Muslim heroes are beginning to take their place in US comics

The Pakistani-born, Minnesota-based computer scientist Muhammad Aurangzeb Ahmad, who runs a blog called Islam and Science Fiction, says there's been a recent flowering of Muslim superheroes in American comics.

The Algerian superhero Nightrunner, who fights crime alongside Batman. Courtesy DC Comics
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On the Saturday evening of the New York Comic Con held last October, a packed crowd of New Yorkers cheered and nodded as a panel described their experiences as non-white fans of sci-fi and fantasy, often feeling discriminated against or invisible. Many of the audience were dressed as their favourite characters: there was a couple who had come as juvenile delinquents from the British show Misfits; a teenage Batgirl; and one Indian-American attendee who was “Captain India”, a home-made Captain America with a turban and a green-and-orange shield.

Among those contributing to the panel, titled Geeks of Color Assemble!, was a Pakistani-born, Minnesota-based computer scientist called Muhammad Aurangzeb Ahmad, who runs a blog called Islam and Science Fiction. He painted a mixed picture of the way that Arabs and Muslims are portrayed in mainstream geek culture: on one hand, he says, they are still "the quintessential 'other'" and often presented in opposition with the West; on the other, writers have become much more sensitive in the past decade and there has been a recent flowering of Muslim superheroes in American comics.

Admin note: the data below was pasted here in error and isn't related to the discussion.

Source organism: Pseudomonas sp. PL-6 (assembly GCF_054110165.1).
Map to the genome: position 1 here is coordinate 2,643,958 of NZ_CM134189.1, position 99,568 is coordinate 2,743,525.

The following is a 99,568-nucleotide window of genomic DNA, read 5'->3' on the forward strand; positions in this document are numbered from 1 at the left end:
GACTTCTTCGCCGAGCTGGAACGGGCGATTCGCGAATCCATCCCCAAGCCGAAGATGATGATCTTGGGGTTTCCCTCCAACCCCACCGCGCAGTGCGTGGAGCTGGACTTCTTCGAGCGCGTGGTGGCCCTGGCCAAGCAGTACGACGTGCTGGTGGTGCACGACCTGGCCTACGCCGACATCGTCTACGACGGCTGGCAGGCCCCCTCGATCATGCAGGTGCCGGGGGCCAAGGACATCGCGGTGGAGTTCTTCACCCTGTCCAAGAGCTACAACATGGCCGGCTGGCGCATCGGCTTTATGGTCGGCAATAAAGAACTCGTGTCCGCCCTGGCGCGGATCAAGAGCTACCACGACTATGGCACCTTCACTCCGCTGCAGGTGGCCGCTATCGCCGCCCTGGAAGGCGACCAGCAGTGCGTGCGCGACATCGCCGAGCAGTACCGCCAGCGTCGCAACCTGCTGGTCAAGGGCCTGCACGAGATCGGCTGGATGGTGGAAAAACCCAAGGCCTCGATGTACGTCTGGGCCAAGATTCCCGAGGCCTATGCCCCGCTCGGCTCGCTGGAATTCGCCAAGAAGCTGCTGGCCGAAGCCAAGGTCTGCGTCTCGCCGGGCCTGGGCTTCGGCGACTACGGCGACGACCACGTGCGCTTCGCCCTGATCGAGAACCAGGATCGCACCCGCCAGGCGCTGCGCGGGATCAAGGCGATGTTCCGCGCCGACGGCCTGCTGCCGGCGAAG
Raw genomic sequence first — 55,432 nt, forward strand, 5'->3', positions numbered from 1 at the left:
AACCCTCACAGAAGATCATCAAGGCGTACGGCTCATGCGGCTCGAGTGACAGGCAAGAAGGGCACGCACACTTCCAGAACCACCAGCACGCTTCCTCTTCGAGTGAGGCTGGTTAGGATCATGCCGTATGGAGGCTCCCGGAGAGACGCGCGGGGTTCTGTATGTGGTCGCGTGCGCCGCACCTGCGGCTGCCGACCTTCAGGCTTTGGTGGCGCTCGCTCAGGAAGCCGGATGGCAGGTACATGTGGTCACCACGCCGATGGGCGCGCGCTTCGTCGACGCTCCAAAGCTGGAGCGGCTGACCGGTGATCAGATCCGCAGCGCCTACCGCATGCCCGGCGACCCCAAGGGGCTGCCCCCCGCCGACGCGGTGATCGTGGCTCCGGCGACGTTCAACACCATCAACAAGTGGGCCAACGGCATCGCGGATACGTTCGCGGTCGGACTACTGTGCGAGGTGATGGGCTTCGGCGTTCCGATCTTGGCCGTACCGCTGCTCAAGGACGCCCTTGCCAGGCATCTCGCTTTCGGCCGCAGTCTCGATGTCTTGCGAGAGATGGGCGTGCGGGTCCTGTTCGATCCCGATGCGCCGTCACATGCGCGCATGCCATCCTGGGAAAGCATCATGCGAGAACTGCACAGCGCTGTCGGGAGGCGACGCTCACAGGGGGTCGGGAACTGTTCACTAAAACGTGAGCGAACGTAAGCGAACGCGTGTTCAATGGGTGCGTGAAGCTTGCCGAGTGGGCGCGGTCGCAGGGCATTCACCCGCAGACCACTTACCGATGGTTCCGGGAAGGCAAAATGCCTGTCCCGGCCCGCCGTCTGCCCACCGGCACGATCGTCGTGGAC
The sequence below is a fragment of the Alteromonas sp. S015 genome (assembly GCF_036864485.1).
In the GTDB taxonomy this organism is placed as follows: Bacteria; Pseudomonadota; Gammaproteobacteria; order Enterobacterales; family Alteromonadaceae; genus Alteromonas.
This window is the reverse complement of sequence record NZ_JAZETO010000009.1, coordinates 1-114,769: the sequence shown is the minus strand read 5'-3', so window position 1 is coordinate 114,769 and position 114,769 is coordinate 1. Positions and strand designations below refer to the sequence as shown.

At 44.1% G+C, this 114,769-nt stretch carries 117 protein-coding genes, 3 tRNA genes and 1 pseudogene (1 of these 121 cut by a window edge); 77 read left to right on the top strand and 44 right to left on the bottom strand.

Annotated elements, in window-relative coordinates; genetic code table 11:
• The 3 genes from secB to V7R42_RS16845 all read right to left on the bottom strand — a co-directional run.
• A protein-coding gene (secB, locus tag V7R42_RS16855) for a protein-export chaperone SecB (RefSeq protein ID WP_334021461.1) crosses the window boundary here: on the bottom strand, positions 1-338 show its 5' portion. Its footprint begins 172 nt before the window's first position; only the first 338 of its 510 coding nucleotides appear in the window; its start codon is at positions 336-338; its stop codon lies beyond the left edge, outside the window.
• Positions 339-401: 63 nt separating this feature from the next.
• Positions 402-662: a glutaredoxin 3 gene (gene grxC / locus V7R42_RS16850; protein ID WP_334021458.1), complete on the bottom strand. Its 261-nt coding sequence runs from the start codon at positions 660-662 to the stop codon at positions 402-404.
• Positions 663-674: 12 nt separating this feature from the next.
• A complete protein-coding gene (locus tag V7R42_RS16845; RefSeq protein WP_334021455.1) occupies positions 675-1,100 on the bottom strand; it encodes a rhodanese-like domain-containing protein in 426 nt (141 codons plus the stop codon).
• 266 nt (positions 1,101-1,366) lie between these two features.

These include such Marvel and DC heroes as Nightrunner, an Algerian free-runner who teamed up with Batman; Simon Baz, a Lebanese-­American member of the Green Lantern Corps, whose story begins when he’s a child watching the events of September 11 on television; and Dust, an Afghan member of Young X-Men who wears a niqab and turns herself into a sandstorm to take revenge on the slave traders who kidnapped her.

“There’s a general movement towards humanising Muslims,” Ahmad said. Anglophone sci-fi has yet to reach the point where the beliefs and culture of Muslim characters are presented as just one aspect of a multifaceted personality, he contends, but “we are getting there”.